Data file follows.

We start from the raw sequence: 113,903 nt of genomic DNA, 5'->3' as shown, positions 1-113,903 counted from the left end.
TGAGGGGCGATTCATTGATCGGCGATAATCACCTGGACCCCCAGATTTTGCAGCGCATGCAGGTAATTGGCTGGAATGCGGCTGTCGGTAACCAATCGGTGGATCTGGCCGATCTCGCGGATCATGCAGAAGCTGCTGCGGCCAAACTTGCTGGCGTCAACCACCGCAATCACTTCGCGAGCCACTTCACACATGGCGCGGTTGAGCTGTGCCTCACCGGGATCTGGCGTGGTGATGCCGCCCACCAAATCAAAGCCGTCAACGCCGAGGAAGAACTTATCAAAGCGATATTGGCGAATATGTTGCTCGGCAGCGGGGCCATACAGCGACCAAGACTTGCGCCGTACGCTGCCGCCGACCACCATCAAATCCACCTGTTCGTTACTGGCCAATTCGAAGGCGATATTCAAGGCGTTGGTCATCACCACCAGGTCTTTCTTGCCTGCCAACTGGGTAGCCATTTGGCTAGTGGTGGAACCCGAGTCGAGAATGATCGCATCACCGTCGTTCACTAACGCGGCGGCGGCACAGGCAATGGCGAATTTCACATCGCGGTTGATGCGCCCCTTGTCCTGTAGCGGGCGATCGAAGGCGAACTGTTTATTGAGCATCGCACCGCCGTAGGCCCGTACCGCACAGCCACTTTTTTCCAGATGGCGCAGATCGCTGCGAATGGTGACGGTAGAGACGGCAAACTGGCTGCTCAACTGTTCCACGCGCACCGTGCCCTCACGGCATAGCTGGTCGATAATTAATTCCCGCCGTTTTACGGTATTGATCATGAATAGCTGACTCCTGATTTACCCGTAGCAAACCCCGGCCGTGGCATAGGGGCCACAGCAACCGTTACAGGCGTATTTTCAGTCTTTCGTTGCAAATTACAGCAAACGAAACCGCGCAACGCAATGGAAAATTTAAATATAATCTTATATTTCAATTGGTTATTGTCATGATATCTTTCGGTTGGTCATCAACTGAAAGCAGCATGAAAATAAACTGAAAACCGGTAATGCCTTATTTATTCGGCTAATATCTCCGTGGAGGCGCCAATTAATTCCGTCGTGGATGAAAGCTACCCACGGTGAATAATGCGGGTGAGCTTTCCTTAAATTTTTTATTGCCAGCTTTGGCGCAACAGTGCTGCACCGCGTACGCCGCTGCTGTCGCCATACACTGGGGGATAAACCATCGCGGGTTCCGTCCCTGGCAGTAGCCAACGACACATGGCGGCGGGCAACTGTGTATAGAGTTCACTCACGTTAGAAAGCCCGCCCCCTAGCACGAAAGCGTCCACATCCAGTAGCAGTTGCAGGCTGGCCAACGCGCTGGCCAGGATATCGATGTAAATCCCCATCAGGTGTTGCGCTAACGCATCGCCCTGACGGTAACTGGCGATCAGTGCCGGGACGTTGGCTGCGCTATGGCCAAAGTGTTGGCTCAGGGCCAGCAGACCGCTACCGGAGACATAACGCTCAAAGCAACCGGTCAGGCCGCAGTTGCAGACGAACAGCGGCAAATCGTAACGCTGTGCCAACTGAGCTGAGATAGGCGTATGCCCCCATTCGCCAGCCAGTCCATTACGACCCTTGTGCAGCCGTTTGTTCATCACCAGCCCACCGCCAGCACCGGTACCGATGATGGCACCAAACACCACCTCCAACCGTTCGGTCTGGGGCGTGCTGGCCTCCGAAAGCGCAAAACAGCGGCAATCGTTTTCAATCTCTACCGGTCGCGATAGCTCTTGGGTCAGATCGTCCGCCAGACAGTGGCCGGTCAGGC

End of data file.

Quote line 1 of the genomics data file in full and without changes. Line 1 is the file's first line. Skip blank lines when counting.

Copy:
We start from the raw sequence: 113,903 nt of genomic DNA, 5'->3' as shown, positions 1-113,903 counted from the left end.